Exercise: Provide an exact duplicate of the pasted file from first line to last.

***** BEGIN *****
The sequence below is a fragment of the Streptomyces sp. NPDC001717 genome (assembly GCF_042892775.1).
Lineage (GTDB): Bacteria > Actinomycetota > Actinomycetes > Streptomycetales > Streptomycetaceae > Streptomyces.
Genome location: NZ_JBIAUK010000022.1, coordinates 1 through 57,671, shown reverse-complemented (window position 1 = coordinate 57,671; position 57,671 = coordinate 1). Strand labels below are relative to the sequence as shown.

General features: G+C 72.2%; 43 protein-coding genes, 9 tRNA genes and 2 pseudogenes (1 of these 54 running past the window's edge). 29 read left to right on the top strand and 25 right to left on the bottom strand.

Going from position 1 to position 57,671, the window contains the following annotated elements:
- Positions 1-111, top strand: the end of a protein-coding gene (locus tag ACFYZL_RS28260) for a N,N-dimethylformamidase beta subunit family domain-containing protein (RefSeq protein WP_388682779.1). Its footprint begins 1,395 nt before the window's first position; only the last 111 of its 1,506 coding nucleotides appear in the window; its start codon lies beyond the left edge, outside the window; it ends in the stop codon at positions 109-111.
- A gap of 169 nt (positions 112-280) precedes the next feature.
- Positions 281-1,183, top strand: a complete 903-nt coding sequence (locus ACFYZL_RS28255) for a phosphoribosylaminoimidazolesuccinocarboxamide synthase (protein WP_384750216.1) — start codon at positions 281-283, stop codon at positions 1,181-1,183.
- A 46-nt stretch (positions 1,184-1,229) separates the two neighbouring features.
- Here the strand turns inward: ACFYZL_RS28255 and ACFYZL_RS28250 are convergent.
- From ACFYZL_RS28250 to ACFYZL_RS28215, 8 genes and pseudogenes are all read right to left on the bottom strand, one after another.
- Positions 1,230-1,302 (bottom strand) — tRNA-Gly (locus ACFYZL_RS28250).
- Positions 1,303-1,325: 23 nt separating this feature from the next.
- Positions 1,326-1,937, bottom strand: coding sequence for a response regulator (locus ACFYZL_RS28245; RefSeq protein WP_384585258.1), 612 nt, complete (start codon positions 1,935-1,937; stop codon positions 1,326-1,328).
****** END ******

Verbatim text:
The sequence below is a fragment of the Streptomyces sp. NPDC001717 genome (assembly GCF_042892775.1).
Lineage (GTDB): Bacteria > Actinomycetota > Actinomycetes > Streptomycetales > Streptomycetaceae > Streptomyces.
Genome location: NZ_JBIAUK010000022.1, coordinates 1 through 57,671, shown reverse-complemented (window position 1 = coordinate 57,671; position 57,671 = coordinate 1). Strand labels below are relative to the sequence as shown.

General features: G+C 72.2%; 43 protein-coding genes, 9 tRNA genes and 2 pseudogenes (1 of these 54 running past the window's edge). 29 read left to right on the top strand and 25 right to left on the bottom strand.

Going from position 1 to position 57,671, the window contains the following annotated elements:
- Positions 1-111, top strand: the end of a protein-coding gene (locus tag ACFYZL_RS28260) for a N,N-dimethylformamidase beta subunit family domain-containing protein (RefSeq protein WP_388682779.1). Its footprint begins 1,395 nt before the window's first position; only the last 111 of its 1,506 coding nucleotides appear in the window; its start codon lies beyond the left edge, outside the window; it ends in the stop codon at positions 109-111.
- A gap of 169 nt (positions 112-280) precedes the next feature.
- Positions 281-1,183, top strand: a complete 903-nt coding sequence (locus ACFYZL_RS28255) for a phosphoribosylaminoimidazolesuccinocarboxamide synthase (protein WP_384750216.1) — start codon at positions 281-283, stop codon at positions 1,181-1,183.
- A 46-nt stretch (positions 1,184-1,229) separates the two neighbouring features.
- Here the strand turns inward: ACFYZL_RS28255 and ACFYZL_RS28250 are convergent.
- From ACFYZL_RS28250 to ACFYZL_RS28215, 8 genes and pseudogenes are all read right to left on the bottom strand, one after another.
- Positions 1,230-1,302 (bottom strand) — tRNA-Gly (locus ACFYZL_RS28250).
- Positions 1,303-1,325: 23 nt separating this feature from the next.
- Positions 1,326-1,937, bottom strand: coding sequence for a response regulator (locus ACFYZL_RS28245; RefSeq protein WP_384585258.1), 612 nt, complete (start codon positions 1,935-1,937; stop codon positions 1,326-1,328).